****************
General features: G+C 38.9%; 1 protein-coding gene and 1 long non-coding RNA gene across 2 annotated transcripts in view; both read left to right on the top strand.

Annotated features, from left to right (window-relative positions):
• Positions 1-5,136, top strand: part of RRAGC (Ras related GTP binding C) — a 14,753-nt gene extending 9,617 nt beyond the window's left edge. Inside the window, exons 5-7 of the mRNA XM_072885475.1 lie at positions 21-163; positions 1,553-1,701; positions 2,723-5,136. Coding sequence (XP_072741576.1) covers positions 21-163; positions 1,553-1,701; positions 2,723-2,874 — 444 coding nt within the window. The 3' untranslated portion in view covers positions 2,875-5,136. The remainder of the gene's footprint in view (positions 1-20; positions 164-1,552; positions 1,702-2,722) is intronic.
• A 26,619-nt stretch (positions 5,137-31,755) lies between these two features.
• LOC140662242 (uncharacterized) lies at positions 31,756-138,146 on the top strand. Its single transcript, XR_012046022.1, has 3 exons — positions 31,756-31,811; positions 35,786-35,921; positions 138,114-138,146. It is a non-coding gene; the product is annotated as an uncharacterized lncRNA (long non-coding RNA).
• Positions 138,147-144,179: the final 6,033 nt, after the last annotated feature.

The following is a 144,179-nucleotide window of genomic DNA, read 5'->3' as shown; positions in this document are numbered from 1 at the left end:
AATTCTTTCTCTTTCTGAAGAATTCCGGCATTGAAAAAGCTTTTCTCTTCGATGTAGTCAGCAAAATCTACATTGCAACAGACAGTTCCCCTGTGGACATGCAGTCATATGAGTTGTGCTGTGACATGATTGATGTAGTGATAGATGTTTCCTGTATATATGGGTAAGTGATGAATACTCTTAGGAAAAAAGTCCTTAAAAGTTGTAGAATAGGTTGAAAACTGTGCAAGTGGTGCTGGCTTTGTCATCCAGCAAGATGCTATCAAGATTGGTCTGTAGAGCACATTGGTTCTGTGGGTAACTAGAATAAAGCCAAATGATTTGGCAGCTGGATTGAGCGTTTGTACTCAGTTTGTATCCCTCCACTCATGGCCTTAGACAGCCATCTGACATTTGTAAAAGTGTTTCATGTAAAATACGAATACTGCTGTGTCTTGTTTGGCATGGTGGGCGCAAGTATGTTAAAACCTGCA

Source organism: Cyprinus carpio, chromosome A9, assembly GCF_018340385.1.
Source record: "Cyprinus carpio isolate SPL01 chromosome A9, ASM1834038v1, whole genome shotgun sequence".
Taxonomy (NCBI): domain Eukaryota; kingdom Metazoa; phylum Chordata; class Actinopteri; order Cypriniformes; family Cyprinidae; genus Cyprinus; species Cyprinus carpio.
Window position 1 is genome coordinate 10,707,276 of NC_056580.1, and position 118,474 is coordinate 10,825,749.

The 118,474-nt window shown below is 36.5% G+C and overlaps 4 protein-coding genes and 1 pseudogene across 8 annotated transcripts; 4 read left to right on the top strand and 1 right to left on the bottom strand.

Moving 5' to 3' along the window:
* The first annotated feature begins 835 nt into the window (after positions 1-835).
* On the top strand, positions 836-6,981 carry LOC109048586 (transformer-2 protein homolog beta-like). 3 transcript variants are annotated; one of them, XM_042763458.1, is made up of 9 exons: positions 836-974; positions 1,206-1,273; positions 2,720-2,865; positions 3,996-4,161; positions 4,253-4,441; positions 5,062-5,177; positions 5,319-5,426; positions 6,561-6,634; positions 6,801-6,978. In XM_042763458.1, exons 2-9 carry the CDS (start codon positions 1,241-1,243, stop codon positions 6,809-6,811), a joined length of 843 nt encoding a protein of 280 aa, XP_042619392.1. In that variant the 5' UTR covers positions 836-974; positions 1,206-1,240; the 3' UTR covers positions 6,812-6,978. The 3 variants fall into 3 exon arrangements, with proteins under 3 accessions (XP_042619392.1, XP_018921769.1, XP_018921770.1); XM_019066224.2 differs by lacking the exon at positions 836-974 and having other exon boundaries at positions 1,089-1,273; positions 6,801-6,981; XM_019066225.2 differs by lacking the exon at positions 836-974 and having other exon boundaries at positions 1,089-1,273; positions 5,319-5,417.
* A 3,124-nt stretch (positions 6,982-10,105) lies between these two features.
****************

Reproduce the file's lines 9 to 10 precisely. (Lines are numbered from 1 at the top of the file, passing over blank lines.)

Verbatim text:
Source organism: Cyprinus carpio, chromosome A9, assembly GCF_018340385.1.
Source record: "Cyprinus carpio isolate SPL01 chromosome A9, ASM1834038v1, whole genome shotgun sequence".